On the point about reform in relation to biometric residence permits, there is still more we can do to help to generate greater awareness of the coming change to digital status. Those who currently hold BRPs are receiving mail-outs from the Home Office at the moment to let them know about the change, what it means for them, and what they need to do. Applications for the new approach are coming through the digital channel. However, I am very willing to hear from colleagues across the House about what more we can do to support hon. and right hon. Members in that work to ensure that their constituents are aware of the change and what they need to do to make sure they have digital status in the way we envisage. There are enormous benefits of the move to digital from simplification and making sure that people have the documentation they need.

On the implementation of the order at the border, a Border Force officer may seek to establish whether an individual requires permission to enter the UK, whether any permission that has been given is still in force, and whether, if the individual has permission in force, it should be cancelled. That includes the ability to examine whether someone presenting pre-settled status has acquired a withdrawal agreement right of permanent residence. The officer will then consider the permitted duration of absence in accordance with the relevant status.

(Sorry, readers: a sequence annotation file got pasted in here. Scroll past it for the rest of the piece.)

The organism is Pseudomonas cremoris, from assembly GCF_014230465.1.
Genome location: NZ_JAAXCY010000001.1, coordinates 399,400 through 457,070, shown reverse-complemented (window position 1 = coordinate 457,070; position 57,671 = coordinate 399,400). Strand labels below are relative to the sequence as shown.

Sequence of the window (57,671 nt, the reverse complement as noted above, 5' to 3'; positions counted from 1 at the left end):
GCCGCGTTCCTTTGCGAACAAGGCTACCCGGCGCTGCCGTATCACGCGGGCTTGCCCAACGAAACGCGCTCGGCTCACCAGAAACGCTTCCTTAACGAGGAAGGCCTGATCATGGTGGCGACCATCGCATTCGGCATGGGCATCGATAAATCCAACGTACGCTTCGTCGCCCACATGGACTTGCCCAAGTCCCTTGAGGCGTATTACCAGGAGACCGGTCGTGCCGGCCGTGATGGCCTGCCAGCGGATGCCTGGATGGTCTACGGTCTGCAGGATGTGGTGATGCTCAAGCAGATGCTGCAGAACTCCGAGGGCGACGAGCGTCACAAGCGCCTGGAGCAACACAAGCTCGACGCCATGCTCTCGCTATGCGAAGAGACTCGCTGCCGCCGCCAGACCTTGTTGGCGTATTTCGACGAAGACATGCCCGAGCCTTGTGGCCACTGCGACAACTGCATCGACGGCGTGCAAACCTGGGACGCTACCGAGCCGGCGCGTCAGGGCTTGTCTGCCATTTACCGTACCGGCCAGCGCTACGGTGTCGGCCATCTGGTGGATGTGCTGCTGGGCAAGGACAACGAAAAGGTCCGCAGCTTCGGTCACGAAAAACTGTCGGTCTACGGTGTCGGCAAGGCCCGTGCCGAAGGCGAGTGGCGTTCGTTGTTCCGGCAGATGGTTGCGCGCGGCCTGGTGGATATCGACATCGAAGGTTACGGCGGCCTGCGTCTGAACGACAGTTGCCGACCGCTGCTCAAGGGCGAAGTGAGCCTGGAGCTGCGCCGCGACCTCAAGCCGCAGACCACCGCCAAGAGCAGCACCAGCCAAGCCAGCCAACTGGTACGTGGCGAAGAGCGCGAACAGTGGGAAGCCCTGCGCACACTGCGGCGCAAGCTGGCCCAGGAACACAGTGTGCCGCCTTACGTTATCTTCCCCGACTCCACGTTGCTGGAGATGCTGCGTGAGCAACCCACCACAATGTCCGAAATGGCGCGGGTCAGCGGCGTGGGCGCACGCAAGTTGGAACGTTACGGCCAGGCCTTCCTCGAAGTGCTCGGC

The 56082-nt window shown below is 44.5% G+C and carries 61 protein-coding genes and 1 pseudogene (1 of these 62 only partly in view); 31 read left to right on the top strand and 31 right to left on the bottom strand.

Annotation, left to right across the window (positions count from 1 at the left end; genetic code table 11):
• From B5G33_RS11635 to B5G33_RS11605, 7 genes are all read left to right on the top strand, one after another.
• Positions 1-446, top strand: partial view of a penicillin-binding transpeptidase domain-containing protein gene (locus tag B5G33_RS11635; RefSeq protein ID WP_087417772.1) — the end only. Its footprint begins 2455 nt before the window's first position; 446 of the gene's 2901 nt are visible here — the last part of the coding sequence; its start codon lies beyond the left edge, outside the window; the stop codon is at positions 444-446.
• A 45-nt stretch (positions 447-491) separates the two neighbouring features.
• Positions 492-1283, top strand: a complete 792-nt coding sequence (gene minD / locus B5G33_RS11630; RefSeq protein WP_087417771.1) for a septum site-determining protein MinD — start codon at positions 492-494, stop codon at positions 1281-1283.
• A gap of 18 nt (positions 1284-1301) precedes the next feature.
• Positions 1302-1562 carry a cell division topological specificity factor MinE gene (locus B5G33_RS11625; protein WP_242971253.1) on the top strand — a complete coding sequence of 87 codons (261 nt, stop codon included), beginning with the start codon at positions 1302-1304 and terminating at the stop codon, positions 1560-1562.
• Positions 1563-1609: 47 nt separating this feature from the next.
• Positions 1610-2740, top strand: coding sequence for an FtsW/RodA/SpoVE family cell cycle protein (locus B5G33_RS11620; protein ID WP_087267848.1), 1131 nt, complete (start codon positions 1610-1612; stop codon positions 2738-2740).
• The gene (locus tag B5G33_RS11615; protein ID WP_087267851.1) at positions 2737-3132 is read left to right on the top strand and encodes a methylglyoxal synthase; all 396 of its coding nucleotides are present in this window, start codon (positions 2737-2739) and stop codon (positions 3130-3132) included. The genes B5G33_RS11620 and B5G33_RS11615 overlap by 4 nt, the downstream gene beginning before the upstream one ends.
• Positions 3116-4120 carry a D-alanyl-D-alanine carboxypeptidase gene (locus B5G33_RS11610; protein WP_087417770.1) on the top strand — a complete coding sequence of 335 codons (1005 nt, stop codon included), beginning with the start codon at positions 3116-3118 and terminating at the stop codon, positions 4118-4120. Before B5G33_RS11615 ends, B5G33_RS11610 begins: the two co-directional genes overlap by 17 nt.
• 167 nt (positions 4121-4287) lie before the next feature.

The order will make border checks much easier by broadly aligning the duration of permitted absence before leave lapses for pre-settled status holders. This means that Border Force officers will no longer need to undertake a complex consideration of whether an individual has acquired a withdrawal agreement right of permanent residence. Hon. Members can be absolutely assured that we continue to keep Border Force training under review and to ensure that there are opportunities for Border Force officers to receive the kind of training we would all want to see. We want this change to be delivered as seamlessly as possible. As I said earlier, we have tried to ensure that it is simple to administer at the border and that people understand their position and do not encounter difficulties.